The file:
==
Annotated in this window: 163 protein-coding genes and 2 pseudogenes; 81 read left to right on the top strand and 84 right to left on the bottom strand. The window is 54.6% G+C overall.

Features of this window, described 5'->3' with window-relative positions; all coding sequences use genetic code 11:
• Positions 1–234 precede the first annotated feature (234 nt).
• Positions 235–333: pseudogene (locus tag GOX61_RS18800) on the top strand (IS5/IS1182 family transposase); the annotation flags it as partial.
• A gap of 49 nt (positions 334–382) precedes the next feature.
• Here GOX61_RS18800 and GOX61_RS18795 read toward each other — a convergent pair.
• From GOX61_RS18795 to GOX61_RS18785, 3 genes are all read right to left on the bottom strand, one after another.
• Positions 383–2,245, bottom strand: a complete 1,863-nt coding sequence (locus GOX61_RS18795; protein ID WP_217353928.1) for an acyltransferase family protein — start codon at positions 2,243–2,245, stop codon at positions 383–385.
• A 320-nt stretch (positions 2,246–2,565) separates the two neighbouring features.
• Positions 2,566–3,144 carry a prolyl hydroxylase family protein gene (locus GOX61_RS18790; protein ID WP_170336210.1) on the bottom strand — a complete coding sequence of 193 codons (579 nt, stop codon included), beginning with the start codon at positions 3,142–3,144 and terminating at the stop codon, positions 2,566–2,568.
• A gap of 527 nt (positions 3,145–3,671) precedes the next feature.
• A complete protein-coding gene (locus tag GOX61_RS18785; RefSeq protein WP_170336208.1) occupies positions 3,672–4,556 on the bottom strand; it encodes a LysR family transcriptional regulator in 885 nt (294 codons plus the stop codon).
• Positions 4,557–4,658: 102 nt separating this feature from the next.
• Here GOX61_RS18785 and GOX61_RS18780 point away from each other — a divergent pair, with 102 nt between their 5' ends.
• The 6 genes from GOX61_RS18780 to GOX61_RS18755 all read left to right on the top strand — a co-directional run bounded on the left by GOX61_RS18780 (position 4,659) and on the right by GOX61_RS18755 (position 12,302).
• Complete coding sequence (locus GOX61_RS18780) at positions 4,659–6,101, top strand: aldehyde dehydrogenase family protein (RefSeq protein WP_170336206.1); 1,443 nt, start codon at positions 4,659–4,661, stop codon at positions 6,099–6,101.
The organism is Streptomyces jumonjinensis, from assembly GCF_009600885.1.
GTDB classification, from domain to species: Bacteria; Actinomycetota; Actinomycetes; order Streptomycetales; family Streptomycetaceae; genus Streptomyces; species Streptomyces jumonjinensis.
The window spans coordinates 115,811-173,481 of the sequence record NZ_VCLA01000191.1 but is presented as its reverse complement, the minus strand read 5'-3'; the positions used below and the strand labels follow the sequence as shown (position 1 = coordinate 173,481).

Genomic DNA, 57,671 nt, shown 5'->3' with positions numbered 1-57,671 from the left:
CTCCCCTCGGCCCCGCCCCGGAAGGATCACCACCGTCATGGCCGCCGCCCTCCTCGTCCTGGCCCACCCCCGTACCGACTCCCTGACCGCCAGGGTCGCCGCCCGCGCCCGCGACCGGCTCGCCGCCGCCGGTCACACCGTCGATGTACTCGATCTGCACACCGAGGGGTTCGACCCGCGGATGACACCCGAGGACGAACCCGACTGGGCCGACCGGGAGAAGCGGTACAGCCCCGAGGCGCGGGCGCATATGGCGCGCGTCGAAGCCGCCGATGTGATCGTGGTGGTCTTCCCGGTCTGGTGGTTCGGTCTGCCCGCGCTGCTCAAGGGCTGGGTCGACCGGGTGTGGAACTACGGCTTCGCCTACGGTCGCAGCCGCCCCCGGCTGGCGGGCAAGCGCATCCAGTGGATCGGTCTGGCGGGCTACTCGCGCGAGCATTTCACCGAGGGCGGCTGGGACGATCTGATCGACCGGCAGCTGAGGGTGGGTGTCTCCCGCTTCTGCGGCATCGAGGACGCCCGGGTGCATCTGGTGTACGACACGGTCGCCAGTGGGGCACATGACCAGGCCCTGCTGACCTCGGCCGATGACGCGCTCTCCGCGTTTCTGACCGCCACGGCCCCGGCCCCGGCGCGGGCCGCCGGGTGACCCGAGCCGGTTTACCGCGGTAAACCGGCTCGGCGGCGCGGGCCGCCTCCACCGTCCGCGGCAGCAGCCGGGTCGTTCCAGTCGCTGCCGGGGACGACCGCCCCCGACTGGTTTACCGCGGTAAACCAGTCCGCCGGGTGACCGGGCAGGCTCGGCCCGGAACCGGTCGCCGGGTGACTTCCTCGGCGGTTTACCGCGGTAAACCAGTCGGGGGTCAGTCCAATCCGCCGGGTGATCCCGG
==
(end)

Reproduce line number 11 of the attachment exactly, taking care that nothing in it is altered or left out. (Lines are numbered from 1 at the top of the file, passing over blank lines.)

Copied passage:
• A gap of 527 nt (positions 3,145–3,671) precedes the next feature.